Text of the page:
We already mentioned PPM in Tip #4 as a way to frame innovation decisions within the strategic goals of an organization. Were all of your innovation projects reviewed and evaluated within a PPM process? Did you consistently define value, risk, and resourcing for each project? Does your definition of value align with what your new or existing customers define as a benefit? Register here for the 100 Days to Effective PPM implementation course.
Tip #13: Valuation in PPM
Valuation is often in terms of money, yet in innovation we also think about valuation in terms of market share and market growth. Because 2020 put pressure on nearly every business sector, cash flow for and from projects is more important than ever. Verify that your valuations not only examine customer benefit and resource allocation (see next tip) but did not / do not put a strain on cash flow. Can you cut back anywhere to save cash but still meet market demand? Maybe you could launch an MVP (minimal viable product) instead of a full-blown complete project with all the bells and whistles?
Tip #14: Resourcing for Portfolio Management
Again, many companies have been forced to reduce their workforce to survive this year. Government agencies do not seem to be as impacted, however. So, if your organization has cut staff to preserve cash flow, how have you managed the projects in your innovation portfolio? Is it okay to reduce staff and keep the same number of projects? Are you delaying launch dates? Do you have the skill sets needed to rebuild departments focused on innovation when the economy recovers?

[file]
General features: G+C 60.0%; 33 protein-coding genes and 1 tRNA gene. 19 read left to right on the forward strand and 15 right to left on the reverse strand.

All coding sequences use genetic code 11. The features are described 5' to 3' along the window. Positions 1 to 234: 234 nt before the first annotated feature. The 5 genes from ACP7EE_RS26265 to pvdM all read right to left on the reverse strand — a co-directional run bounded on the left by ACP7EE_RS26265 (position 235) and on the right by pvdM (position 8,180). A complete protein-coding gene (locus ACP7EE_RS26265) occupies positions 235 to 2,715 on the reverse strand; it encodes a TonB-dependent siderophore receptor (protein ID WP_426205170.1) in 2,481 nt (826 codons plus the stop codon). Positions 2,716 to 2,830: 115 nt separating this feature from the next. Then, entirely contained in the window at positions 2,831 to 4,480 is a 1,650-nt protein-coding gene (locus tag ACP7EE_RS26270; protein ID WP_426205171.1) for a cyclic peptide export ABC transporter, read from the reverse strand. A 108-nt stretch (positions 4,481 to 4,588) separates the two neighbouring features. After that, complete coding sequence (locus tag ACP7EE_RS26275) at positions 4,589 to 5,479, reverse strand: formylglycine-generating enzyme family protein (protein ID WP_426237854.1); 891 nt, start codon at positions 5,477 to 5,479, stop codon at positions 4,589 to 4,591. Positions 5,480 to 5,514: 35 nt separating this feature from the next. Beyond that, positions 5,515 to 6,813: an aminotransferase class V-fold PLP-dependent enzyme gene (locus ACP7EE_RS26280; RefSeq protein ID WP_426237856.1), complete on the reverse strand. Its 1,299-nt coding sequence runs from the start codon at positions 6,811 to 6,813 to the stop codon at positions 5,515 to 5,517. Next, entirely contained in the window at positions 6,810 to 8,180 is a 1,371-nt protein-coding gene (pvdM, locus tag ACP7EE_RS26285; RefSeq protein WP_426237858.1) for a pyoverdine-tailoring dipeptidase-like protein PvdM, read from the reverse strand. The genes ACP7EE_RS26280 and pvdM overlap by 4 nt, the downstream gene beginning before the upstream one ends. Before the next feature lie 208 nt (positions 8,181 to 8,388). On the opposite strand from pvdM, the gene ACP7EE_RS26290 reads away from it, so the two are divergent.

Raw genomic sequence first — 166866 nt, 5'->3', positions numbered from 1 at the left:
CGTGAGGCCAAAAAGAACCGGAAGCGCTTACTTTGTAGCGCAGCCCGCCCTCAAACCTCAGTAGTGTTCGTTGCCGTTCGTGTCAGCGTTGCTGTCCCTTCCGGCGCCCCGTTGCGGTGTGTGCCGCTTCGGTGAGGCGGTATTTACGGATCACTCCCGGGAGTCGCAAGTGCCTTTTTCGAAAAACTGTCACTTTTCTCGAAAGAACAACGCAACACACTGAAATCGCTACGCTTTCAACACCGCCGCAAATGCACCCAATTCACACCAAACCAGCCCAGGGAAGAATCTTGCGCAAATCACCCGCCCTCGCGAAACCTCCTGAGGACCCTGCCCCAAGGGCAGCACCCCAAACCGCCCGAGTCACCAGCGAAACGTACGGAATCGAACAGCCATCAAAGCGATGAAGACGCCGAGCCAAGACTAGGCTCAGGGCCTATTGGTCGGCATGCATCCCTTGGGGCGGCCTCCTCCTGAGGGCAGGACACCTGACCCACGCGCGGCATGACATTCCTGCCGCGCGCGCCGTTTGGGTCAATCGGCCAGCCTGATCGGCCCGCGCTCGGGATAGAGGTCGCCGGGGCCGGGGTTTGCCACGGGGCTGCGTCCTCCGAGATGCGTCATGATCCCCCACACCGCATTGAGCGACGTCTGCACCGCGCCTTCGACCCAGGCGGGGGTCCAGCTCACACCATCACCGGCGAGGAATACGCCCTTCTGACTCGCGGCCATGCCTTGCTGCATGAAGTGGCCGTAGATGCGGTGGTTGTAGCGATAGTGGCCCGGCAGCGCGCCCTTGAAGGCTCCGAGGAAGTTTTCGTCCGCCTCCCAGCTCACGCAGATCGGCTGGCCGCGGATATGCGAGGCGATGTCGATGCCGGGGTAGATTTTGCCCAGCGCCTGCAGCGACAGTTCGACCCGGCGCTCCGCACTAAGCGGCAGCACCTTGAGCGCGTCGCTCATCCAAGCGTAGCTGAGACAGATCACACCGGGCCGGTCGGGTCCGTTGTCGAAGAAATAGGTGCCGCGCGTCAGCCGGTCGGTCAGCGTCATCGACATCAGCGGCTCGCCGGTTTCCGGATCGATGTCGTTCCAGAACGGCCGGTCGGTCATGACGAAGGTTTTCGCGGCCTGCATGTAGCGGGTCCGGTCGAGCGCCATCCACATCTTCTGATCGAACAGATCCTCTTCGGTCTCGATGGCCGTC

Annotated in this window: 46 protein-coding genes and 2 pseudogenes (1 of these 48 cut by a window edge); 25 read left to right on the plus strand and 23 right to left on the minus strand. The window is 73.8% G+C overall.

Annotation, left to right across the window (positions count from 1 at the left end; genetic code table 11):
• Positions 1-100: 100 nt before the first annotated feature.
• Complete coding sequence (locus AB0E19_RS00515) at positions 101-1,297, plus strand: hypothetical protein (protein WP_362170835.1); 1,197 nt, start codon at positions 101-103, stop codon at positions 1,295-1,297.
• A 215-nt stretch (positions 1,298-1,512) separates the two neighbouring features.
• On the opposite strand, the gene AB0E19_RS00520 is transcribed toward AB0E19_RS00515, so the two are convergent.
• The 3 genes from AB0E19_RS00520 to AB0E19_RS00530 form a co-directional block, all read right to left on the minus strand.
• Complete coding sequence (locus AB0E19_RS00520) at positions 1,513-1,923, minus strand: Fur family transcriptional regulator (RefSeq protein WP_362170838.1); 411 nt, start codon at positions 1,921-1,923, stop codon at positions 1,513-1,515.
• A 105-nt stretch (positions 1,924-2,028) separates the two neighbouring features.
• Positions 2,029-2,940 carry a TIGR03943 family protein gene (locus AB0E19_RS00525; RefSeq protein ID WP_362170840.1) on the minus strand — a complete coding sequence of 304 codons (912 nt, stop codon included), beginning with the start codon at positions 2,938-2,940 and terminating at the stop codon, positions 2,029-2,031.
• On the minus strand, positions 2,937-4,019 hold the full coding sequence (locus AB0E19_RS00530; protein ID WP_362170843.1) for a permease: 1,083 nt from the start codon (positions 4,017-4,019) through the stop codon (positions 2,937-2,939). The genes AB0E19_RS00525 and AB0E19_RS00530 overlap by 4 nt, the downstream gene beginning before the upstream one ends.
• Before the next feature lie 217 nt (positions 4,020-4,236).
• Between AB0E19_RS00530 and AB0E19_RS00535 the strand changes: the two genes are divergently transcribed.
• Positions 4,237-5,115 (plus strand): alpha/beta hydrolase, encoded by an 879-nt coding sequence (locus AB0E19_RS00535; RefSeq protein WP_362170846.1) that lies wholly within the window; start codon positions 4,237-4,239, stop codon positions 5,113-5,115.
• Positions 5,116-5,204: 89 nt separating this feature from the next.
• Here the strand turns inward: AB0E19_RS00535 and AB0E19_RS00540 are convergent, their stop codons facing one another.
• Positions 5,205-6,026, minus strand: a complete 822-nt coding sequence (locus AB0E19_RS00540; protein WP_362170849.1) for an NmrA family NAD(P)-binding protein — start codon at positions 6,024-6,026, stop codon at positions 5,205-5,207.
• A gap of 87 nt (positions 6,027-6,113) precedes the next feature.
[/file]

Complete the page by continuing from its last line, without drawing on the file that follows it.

Tip #15: NPD Process Framework
In Tip #9, we already discussed the benefits of a WAGILE process. Take a hard look at your NPD processes, procedures, and templates. Working with leaner resources, is it better for your teams to work across functional lines or do you need to double-down on depth of skills to serve your remaining customers? In some cases, you may want to use serial team development to ensure technologies are designed to meet needs in this complex market. (Read more about serial development teams in Chapter 3 of The Innovation ANSWER Book.)
Teams and Leadership
Tip #16: Cohesive Teams for Innovation
Innovation teams work with technical risks, tight schedules, and limited budgets. This year, the Trump administration demonstrated that innovation happens even under the worst circumstances with Operation Warp Speed delivering a vaccine for Covid in an extremely short time period. What’s most important to succeed with innovation under any set of circumstances is to empower cohesive and collaborative teams. Do the team members understand and work toward a single, common purpose? Are project goals clearly defined in the project charter? Do you have the necessary skills to complete the project?
Tip #17: Team Formation for Successful Innovation